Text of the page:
Unconventional Herding


"There are no cattle here. We wasted all this time and he has no cattle? What are we supposed to do? We can steal some cattle. We'll just say they were his. No one can tell the difference," Azeus panicked looking into an empty pasture.

"No, someone has decided to imitate Hermes," Heracles said putting his face to the grass and tasting a single blade.

"What are you doing?"

"Hermes once stole cattle from Apollo by making them walk backwards, thus leaving no tracks."

"That makes no sense, there would be tracks still," Azeus was quickly becoming more flustered.

"There would not be cows' tracks. But nobody is looking for other tracks. Here we are. Let's go."

"Then why did you eat the grass?"

"Because it bothered you," Heracles let out a hearty laugh following the odd shaped markings on the ground.

"They could not have gone far, we have been here less than a day."

It wasn't long until the tracks stopped, heading into a cave. A torch was lit, and the two wandered in. What they found was a man named Cacus, being stomped by the cattle. They had been irritated by gadflies. A gift from Hera who wished to make them impossible to heard. Cacus had the unfortunate fate of attempting to steal the cattle before Heracles.

"He's going to die," Azeus said heading towards Cacus.

"He's already dead, if we stopped them now, he would just suffer. What is one less thief," Heracles held him back.

"Are we not thieves? Many times over at this point. Girdles, deer, boars, horses, at least three cities. We've stolen a lot."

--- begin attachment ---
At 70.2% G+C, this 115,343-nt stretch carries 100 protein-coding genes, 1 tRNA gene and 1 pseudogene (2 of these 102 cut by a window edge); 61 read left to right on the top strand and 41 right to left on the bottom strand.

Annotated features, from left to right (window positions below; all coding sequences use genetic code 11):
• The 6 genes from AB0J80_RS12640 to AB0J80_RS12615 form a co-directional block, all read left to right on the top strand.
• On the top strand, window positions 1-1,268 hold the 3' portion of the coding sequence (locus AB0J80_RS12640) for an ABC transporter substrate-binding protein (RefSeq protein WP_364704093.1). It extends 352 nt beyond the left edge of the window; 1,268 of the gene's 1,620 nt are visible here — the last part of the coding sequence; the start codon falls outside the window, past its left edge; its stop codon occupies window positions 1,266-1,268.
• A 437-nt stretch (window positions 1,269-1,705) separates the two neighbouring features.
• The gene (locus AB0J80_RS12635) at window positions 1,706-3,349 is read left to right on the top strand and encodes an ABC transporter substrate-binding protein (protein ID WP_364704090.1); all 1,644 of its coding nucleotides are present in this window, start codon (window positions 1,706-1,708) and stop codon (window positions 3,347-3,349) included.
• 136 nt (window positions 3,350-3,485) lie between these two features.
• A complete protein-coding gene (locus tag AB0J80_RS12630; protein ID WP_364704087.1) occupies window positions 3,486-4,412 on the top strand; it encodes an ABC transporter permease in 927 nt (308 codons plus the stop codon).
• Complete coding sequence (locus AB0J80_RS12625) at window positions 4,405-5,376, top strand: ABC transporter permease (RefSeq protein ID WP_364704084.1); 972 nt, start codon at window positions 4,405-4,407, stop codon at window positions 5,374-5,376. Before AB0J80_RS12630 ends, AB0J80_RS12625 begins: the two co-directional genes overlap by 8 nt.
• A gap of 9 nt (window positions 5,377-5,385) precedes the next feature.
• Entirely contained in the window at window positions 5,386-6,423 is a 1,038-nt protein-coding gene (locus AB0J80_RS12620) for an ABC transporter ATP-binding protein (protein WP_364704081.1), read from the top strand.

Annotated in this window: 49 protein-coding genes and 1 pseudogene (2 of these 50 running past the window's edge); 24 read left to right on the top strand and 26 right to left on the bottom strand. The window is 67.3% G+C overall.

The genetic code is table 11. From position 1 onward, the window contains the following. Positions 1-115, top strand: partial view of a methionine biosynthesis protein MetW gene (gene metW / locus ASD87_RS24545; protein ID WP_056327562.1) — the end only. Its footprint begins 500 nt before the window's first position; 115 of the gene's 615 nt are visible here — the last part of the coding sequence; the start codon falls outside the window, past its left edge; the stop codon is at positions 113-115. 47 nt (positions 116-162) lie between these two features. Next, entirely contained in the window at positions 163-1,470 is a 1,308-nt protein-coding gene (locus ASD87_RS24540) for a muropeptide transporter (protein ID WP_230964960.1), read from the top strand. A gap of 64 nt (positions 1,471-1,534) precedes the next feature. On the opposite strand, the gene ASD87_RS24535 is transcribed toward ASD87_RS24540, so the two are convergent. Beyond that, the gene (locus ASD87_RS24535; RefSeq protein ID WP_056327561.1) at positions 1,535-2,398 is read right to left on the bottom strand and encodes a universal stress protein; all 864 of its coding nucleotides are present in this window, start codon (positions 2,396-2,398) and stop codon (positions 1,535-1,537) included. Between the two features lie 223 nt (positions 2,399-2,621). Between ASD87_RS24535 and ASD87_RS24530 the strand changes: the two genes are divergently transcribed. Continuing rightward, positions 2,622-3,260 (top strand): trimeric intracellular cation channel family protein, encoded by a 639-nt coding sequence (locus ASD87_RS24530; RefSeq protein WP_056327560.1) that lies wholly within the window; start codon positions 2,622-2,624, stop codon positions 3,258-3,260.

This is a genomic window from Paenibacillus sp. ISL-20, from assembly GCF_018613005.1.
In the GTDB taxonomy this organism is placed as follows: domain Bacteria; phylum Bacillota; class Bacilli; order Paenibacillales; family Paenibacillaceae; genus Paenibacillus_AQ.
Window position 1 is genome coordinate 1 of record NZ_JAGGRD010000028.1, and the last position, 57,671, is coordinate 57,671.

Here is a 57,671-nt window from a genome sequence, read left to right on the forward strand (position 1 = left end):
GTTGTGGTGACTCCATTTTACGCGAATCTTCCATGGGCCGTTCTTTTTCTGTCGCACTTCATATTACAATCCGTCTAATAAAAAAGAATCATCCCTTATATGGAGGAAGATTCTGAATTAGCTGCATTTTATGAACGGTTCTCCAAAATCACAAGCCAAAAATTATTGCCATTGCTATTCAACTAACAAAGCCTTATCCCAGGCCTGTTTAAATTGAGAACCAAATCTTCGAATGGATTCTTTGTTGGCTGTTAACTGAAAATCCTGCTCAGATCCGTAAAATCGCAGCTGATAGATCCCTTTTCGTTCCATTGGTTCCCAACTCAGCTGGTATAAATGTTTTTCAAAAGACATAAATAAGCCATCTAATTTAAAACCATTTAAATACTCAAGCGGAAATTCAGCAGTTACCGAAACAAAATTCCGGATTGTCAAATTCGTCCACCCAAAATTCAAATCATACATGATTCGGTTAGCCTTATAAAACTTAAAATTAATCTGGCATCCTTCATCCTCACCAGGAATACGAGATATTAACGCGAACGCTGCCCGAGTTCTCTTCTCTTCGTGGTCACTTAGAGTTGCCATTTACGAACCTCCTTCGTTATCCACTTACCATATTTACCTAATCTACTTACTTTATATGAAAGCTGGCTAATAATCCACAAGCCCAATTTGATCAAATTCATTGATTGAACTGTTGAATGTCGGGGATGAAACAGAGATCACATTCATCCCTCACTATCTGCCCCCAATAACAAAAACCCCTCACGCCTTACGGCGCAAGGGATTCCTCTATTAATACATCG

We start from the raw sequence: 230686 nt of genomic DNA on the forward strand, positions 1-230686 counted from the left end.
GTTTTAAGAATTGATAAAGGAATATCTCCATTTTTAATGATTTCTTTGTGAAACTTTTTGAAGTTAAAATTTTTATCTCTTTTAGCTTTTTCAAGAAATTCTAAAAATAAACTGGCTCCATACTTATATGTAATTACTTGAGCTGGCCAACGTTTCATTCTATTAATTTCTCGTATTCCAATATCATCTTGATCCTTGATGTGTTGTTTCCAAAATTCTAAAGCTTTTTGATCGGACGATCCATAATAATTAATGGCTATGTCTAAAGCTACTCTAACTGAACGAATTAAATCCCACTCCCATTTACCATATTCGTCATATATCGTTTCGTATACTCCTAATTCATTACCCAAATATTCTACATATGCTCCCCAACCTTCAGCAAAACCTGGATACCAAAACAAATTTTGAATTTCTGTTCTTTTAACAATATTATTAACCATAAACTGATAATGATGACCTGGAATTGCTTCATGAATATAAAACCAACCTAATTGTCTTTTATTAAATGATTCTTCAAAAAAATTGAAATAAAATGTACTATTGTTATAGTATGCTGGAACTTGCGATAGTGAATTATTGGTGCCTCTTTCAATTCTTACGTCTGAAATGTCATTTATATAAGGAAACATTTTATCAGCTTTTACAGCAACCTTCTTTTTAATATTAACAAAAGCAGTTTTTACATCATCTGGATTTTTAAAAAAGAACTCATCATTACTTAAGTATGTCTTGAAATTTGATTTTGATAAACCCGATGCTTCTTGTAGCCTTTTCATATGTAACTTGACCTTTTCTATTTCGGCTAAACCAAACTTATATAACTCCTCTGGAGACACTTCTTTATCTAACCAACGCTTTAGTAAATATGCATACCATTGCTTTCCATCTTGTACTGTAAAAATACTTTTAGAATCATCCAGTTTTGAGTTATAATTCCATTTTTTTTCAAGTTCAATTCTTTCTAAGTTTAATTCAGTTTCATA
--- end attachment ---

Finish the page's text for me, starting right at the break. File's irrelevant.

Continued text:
"The boar was not stolen, the deer was returned and there was but one girdle," Heracles responded in disgust.

"One girdle, given to you after we failed to steal it. But you admit we stole everything else," Azeus was dismissive of Heracles and dug into his supply bag to retrieve a bottle of wine.

"I am not a thief," was all Heracles could muster after never considering how much he had stolen while serving Eurystheus.

Azeus filled his mouth with wine and held the torch at arm's length while stepping to the side of the cave. Aiming above the heads of cattle he sprayed the wine from his mouth and through the torch. Flames shot forth and startled the cattle more than the flies had. They left Cacus alone, and rushed to leave the cave. Any flies that survived the initial burst of flame did not survive the second.

"Where did you learn to breathe fire," Heracles asked in confusion.

"I didn't. I watched the Amazons. They dipped their arrows in wine and lit them. That's how they shot the flaming arrows."

"Well did they teach you to herd cattle?"

"If you give me some time, I will herd them, and I have friends to help. I owe you my life," Cacus spoke from the ground.

"I suppose the flat man and his friends will help us return with the cattle," Heracles lifted Cacus from the ground as he cried out in pain.

"Will Eurystheus disqualify you for having help again?"

"Not if he wants to live."



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